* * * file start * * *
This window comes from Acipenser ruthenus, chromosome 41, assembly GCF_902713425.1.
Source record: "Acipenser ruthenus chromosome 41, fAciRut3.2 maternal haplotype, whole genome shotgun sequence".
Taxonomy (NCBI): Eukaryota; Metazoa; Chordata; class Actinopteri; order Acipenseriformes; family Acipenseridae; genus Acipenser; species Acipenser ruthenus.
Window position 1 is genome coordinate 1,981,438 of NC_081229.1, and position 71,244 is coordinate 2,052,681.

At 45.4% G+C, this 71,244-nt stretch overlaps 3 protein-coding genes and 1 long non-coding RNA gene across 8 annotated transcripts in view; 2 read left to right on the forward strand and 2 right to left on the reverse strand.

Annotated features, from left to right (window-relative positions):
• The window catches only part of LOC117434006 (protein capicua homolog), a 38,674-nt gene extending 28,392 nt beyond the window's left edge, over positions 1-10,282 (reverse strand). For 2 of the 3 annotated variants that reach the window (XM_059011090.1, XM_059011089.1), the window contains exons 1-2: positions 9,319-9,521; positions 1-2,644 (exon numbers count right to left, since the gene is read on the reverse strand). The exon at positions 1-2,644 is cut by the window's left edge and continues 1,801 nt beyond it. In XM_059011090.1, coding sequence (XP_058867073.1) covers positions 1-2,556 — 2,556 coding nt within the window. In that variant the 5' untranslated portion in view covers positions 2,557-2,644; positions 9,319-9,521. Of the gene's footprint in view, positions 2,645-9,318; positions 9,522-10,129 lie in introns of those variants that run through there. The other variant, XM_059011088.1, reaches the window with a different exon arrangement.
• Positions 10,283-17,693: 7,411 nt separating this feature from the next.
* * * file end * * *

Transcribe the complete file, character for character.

This window comes from Acipenser ruthenus, chromosome 41, assembly GCF_902713425.1.
Source record: "Acipenser ruthenus chromosome 41, fAciRut3.2 maternal haplotype, whole genome shotgun sequence".
Taxonomy (NCBI): Eukaryota; Metazoa; Chordata; class Actinopteri; order Acipenseriformes; family Acipenseridae; genus Acipenser; species Acipenser ruthenus.
Window position 1 is genome coordinate 1,981,438 of NC_081229.1, and position 71,244 is coordinate 2,052,681.

At 45.4% G+C, this 71,244-nt stretch overlaps 3 protein-coding genes and 1 long non-coding RNA gene across 8 annotated transcripts in view; 2 read left to right on the forward strand and 2 right to left on the reverse strand.

Annotated features, from left to right (window-relative positions):
• The window catches only part of LOC117434006 (protein capicua homolog), a 38,674-nt gene extending 28,392 nt beyond the window's left edge, over positions 1-10,282 (reverse strand). For 2 of the 3 annotated variants that reach the window (XM_059011090.1, XM_059011089.1), the window contains exons 1-2: positions 9,319-9,521; positions 1-2,644 (exon numbers count right to left, since the gene is read on the reverse strand). The exon at positions 1-2,644 is cut by the window's left edge and continues 1,801 nt beyond it. In XM_059011090.1, coding sequence (XP_058867073.1) covers positions 1-2,556 — 2,556 coding nt within the window. In that variant the 5' untranslated portion in view covers positions 2,557-2,644; positions 9,319-9,521. Of the gene's footprint in view, positions 2,645-9,318; positions 9,522-10,129 lie in introns of those variants that run through there. The other variant, XM_059011088.1, reaches the window with a different exon arrangement.
• Positions 10,283-17,693: 7,411 nt separating this feature from the next.